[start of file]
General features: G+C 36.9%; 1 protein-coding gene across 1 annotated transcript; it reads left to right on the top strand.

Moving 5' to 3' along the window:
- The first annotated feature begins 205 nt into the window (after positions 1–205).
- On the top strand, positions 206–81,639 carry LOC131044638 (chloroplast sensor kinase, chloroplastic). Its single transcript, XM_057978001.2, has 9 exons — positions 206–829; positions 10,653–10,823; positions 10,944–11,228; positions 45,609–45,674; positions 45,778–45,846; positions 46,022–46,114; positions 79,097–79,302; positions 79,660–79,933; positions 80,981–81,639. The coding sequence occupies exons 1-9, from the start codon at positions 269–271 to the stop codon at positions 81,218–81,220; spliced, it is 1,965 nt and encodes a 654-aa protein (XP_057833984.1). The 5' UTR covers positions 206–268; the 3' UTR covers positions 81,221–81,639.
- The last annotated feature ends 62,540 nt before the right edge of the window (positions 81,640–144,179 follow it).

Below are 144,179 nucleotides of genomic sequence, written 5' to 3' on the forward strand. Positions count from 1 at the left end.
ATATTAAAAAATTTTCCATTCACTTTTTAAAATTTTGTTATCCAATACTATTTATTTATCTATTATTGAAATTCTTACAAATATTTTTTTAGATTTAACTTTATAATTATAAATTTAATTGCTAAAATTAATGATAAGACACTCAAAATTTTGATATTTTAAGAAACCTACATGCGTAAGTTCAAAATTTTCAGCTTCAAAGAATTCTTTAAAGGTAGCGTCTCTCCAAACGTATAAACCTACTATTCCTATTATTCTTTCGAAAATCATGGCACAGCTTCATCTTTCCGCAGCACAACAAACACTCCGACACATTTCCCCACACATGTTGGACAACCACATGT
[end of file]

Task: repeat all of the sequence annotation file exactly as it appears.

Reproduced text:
General features: G+C 36.9%; 1 protein-coding gene across 1 annotated transcript; it reads left to right on the top strand.

Moving 5' to 3' along the window:
- The first annotated feature begins 205 nt into the window (after positions 1–205).
- On the top strand, positions 206–81,639 carry LOC131044638 (chloroplast sensor kinase, chloroplastic). Its single transcript, XM_057978001.2, has 9 exons — positions 206–829; positions 10,653–10,823; positions 10,944–11,228; positions 45,609–45,674; positions 45,778–45,846; positions 46,022–46,114; positions 79,097–79,302; positions 79,660–79,933; positions 80,981–81,639. The coding sequence occupies exons 1-9, from the start codon at positions 269–271 to the stop codon at positions 81,218–81,220; spliced, it is 1,965 nt and encodes a 654-aa protein (XP_057833984.1). The 5' UTR covers positions 206–268; the 3' UTR covers positions 81,221–81,639.
- The last annotated feature ends 62,540 nt before the right edge of the window (positions 81,640–144,179 follow it).

Below are 144,179 nucleotides of genomic sequence, written 5' to 3' on the forward strand. Positions count from 1 at the left end.
ATATTAAAAAATTTTCCATTCACTTTTTAAAATTTTGTTATCCAATACTATTTATTTATCTATTATTGAAATTCTTACAAATATTTTTTTAGATTTAACTTTATAATTATAAATTTAATTGCTAAAATTAATGATAAGACACTCAAAATTTTGATATTTTAAGAAACCTACATGCGTAAGTTCAAAATTTTCAGCTTCAAAGAATTCTTTAAAGGTAGCGTCTCTCCAAACGTATAAACCTACTATTCCTATTATTCTTTCGAAAATCATGGCACAGCTTCATCTTTCCGCAGCACAACAAACACTCCGACACATTTCCCCACACATGTTGGACAACCACATGT